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Effects of Over Processing Oilseed Protein Feed Ingredients on Pig Performance

Hulshof, T.G., A.F.B. van der Poel, W.H. Hendriks and P. Biller

An Over Processing Oilseed Protein experiment was conducted to determine the effects of over-processing of soybean meal (SBM) and 00-rapeseed meal (RSM) on growing pig performance. The SBM and RSM were processed by secondary toasting (at 95°C for 30 min) in the presence of lignosulfonate, resulting in over-processed SBM (pSBM) and over-processed RSM (pRSM) as models for over-processed protein sources. Fifty-four growing pigs were allotted to six dietary treatments. Four of the diets contained SBM, pSBM, RSM, or pRSM as the sole protein source. The remaining two dietary treatments contained pSBM or pRSM and were supplemented with crystalline amino acids to the same standardized ileal digestible amino acids levels as the SBM or RSM diet. Pigs were slaughtered at 40 kg, and carcasses analyzed.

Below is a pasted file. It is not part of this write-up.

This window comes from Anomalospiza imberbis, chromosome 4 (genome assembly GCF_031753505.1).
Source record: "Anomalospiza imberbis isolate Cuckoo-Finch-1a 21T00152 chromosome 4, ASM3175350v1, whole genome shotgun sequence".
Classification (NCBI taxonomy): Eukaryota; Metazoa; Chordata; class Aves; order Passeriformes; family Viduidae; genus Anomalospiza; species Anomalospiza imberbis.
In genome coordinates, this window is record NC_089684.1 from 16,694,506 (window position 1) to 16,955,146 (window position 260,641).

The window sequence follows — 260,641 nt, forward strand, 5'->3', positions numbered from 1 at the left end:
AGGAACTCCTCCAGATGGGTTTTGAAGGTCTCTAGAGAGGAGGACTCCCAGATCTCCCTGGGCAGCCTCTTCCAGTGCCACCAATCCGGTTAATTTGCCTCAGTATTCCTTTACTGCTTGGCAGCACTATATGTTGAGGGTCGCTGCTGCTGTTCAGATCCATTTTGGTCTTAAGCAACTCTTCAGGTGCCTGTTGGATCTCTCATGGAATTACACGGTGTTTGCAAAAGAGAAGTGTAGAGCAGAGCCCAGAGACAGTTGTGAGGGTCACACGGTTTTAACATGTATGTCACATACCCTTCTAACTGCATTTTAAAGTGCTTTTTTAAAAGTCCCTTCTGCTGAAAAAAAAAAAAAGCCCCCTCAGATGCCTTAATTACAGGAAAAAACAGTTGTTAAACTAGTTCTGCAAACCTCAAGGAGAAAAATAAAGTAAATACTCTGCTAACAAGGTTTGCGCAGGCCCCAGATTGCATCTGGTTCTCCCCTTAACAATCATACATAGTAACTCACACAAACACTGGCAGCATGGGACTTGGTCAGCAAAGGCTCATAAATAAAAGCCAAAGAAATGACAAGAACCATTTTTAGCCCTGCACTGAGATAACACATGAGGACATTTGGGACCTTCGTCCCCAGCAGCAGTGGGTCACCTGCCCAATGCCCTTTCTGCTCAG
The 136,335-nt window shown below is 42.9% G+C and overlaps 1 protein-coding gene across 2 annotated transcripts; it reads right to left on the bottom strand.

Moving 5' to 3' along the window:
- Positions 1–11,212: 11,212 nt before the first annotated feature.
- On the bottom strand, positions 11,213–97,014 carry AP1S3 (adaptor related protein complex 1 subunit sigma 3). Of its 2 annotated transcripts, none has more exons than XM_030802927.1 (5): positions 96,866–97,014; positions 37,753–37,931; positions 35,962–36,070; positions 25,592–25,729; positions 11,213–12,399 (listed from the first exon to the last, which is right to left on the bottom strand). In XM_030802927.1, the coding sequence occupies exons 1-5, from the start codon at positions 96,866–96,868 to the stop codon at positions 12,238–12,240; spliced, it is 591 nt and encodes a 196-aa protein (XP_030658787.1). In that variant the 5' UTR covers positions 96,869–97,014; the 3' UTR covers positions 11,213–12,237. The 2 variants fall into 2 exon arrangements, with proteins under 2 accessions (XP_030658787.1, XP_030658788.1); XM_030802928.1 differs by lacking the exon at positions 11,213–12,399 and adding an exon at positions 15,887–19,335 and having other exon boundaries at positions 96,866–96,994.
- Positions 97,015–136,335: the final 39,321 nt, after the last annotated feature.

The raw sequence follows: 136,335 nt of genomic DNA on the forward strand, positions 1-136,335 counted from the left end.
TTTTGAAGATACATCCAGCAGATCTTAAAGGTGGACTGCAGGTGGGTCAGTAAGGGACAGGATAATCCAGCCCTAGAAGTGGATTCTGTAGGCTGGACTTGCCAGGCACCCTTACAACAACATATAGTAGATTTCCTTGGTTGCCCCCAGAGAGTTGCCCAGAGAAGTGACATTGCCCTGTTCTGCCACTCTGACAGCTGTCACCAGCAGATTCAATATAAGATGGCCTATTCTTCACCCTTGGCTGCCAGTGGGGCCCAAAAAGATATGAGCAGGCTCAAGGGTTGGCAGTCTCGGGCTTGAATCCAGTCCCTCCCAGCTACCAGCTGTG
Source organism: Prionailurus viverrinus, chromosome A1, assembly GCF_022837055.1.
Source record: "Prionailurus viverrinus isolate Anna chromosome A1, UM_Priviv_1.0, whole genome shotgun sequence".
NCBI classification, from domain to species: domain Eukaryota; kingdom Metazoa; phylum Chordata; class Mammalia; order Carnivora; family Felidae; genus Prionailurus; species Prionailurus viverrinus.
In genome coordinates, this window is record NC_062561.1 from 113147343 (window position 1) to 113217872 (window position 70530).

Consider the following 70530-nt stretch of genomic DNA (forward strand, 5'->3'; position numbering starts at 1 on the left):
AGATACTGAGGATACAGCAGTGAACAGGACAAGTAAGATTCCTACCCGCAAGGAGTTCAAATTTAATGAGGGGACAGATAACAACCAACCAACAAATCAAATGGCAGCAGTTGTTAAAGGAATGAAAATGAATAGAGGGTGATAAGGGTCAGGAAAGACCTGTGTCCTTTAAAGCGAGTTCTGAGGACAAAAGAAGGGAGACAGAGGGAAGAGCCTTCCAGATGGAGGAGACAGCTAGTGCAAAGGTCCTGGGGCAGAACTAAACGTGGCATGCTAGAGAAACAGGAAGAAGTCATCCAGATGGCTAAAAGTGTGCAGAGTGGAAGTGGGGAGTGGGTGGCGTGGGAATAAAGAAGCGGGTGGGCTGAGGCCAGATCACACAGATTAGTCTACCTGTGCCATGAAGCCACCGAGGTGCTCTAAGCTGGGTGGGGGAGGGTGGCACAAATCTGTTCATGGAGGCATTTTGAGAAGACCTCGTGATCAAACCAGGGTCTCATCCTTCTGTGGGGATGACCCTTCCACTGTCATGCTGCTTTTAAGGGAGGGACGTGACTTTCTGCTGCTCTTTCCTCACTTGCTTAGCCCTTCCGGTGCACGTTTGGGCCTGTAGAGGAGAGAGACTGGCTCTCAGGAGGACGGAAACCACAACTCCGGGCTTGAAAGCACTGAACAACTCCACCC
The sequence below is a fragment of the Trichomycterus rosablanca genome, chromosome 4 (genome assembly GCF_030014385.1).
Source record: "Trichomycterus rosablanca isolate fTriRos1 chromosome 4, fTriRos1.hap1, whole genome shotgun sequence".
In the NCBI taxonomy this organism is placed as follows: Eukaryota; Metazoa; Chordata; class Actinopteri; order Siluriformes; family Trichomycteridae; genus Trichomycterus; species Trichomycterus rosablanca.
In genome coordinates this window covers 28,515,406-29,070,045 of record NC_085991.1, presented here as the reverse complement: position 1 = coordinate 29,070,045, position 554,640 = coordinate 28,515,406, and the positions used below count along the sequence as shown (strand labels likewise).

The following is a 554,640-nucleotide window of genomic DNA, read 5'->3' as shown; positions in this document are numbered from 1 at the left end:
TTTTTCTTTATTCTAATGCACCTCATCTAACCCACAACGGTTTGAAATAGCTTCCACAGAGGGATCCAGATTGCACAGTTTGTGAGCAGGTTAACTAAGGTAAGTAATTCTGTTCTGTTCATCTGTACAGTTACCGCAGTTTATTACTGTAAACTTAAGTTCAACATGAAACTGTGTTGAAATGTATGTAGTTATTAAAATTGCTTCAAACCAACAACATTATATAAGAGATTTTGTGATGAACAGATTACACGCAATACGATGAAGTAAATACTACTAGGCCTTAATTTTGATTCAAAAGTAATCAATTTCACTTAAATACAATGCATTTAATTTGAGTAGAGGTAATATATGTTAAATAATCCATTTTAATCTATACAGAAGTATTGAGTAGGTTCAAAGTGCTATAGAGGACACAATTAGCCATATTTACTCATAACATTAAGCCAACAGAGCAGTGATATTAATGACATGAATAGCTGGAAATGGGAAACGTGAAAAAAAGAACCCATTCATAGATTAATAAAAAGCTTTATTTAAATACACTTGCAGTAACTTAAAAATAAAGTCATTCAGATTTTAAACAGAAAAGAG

Diet type, comprising effects of processing and supplementing crystalline amino acids affected (P ‹ 0.05) the G:F and standardized ileal digestibility (SID) of the crude protein source. Processing reduced G:F from 0.56 to 0.38 for SBM and 0.49 to 0.40 for RSM, whereas supplementing crystalline amino acids increased G:F to the level of the SBM and RSM diets. Processing reduced the SID of crude protein from 87.2% to 69.2% for SBM and 71.0% to 52.2% for RSM. Over-processing of the protein source also significantly reduced (P ‹ 0.05) the weight of several organs, and supplementing crystalline amino acids restored organ weight. The take home message of this study is that over-processing of the protein ingredient direct affects the amino acid availability of the protein source and, therefore, impacts pig performance.